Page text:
One side of the issue – often referred to as the ‘pro-choice’ side – is capably and passionately presented in the linked article by columnist and author Michael Coren.  A remarkable indicator of the depth of emotion aroused by the abortion debate, however, and an excellent example of the manner in which the issue is bent to political purposes unrelated to the sanctity of life, is the following point, penned every bit as passionately in support of the opposite side of the argument by the very same author, just six years previously – prior to an argument that prompted him to leave the Catholic Church.  In his 2011 book “Why Catholics are Right,” Mr. Coren wrote:

“Some basic science first.  At the moment of conception, a male sperm unites with a female ovum to fertilize it, and the single-celled organism formed is called a zygote, an intricate and sophisticated repository of biological information of both parents… At conception a child has a unique DNA and genomic character and is already unlike anyone who has ever been conceived or born before or anyone who will be conceived or born afterwards.  It is a distinct human life and like all human life in a civilized society should have a right to exist.”

The long-held position of the Church was most recently affirmed by Pope Francis, at paragraph 83 of his 2016 exhortation Amoris Laetitia (“the Joy of Love):

“Here I feel it urgent to state that, if the family is the sanctuary of life, the place where life is conceived and cared for, it is a horrendous contradiction when it becomes a place where life is rejected and destroyed… So great is the value of a human life, and so inalienable the right to life of an innocent child growing in the mother’s womb, that no alleged right to one’s own body can justify a decision to terminate that life, which is an end in itself and which can never be considered the “property” of another human being.”

It was God himself who handed down to us, through Moses, the unqualified commandment, “Thou shalt not kill.”

Behind heated debates about the rights of unwilling mothers, society, and many others, it would serve us well to consider that too often the life that is terminated is that of the only individual involved who is unable to speak for her- or himself.

Yet, we should also bear firmly in mind at all times the clear injunctions of our Holy Father, our Church, and our Lord Jesus Christ that judgment is not ours to dispense, but belongs to God; and that instead it is our place to dispense mercy.

Rather than attempting to browbeat or coerce others into sharing our beliefs, perhaps, in simple and humble acknowledgement that abortion is wrong, we should focus on seeking alternative ways of approaching the issue, of enabling unwilling mothers and unwanted children to find safety and encouragement, and to nurture them as they grow and to thrive – in loving alternative homes, for example.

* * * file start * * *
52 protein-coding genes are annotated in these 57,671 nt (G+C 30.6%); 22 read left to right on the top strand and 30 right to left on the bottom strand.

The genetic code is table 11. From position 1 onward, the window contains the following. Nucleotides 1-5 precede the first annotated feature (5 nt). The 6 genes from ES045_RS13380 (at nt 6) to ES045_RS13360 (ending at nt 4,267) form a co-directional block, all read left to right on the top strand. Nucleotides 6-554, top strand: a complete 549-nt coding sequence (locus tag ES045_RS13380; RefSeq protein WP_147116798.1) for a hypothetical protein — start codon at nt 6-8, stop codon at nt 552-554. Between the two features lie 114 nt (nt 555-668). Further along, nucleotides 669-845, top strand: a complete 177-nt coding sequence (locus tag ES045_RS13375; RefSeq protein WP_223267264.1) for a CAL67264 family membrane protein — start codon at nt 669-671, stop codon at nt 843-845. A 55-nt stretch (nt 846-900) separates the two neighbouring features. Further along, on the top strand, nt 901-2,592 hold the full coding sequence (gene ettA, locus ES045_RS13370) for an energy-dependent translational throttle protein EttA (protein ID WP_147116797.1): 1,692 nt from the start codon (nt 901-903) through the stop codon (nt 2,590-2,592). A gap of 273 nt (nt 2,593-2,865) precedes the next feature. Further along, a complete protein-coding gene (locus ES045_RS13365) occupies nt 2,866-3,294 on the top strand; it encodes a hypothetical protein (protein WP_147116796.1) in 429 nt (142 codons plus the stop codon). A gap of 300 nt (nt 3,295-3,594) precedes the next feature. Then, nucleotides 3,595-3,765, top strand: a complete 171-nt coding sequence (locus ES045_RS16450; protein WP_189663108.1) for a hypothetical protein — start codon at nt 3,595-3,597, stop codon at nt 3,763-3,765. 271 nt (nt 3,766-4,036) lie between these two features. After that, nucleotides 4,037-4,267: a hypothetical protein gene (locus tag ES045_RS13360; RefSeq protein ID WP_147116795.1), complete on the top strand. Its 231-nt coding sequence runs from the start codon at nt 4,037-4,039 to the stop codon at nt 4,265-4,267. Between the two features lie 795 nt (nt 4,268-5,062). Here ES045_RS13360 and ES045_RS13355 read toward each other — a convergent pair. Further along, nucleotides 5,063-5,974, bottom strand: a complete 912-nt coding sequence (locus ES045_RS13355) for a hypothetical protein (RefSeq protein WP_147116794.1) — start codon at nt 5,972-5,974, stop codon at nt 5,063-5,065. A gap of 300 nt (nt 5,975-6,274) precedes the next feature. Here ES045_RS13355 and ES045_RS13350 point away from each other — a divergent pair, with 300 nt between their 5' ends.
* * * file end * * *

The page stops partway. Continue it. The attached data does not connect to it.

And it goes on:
And we ought to do our best to ensure that unscrupulous politicians, who seek to take advantage of others and their office for other purposes, are unable to manipulate us as voters, simply by paying lip service to a single issue that is of primary importance to us.

We need to shift the entire conversation.

MINING IN NOVA SCOTIA: a case worth thinking about.

Halifax Chronicle Herald: Old Nova Scotia gold deposits are new again.
June 18, 2017 (

The resurgence of gold mining raises questions concerning employment, development, sustainability, fairness, and of course the environment. They are not easy questions to answer. What is the best thing to do?

Global economic uncertainties have driven the price of gold up to about $1600 (Canadian). That price is high enough, as the linked article explains, to justify the increased costs of extraction associated with low-grade deposits, which means that mines closed long ago being re-opened – and that much more earth must be moved in order to remove usable amounts of ore. (more…)

French Cardinal fears the death of democracy

Cardinal Philippe Barbarin of Lyon, France, is concerned that democracy is in danger.  He sees that voices of justice and moderation are being squeezed out of democratic politics by increasingly radical voices of both liberal and conservative parties.  In part, the Cardinal blames misuse of the media – which is not always used to speak with the voices of shepherds.

If we don’t solve these problems, we will lose democracy.  And in a democracy there is no one to blame, and no one to solve these problems, but us, the voters.  We must educate ourselves, and we must vote wisely, for the good of all.  As a starting point, we must identify – and support – responsible sources of news, including our own Catholic newspapers, radio, and television networks.  And we must become personally involved in the electoral process.  We must speak up to our elected representatives, to let them know of our convictions. (more…)

Fortune magazine (re-)names Pope as one of world’s greatest leaders

In naming Pope Francis again as one of the world’s great leaders, Fortune magazine gave a thoughtful endorsement of the Pope’s criticisms of overly-aggressive capitalism – of “capitalism without conscience.” Fortune noted that during a Vatican forum it helped organize last year, the Pope urged businesses to do more to reach the billions of people now excluded from the global economy, to help ensure that they might benefit fairly, too: “Give them a voice,” the Pope said. “Listen to their stories, learn from their experiences, and understand their needs.” (more…)

CA environmental minister McKenna addresses economic aspects of environmental policies

Governmental policies on the environment affect both care for God’s creation and the ability of the economy to serve people properly – both of which are critical considerations for Catholics in discerning voting preferences. Let us join our voices with Pope Francis in praying earnestly for God’s assistance in sorting out these complex issues: (more…)

UN, OAS, OSCE and ACHPR Joint Declaration on Fake News

Alarmed over “instances in which public authorities denigrate, intimidate and threaten the media, including by stating that the media is ‘the opposition’ or is ‘lying’ and has a hidden political agenda, which increases the risk of threats and violence against journalists, undermines public trust and confidence in journalism as a public watchdog, and may mislead the public by blurring the lines between disinformation and media products containing independently verifiable facts, (more…)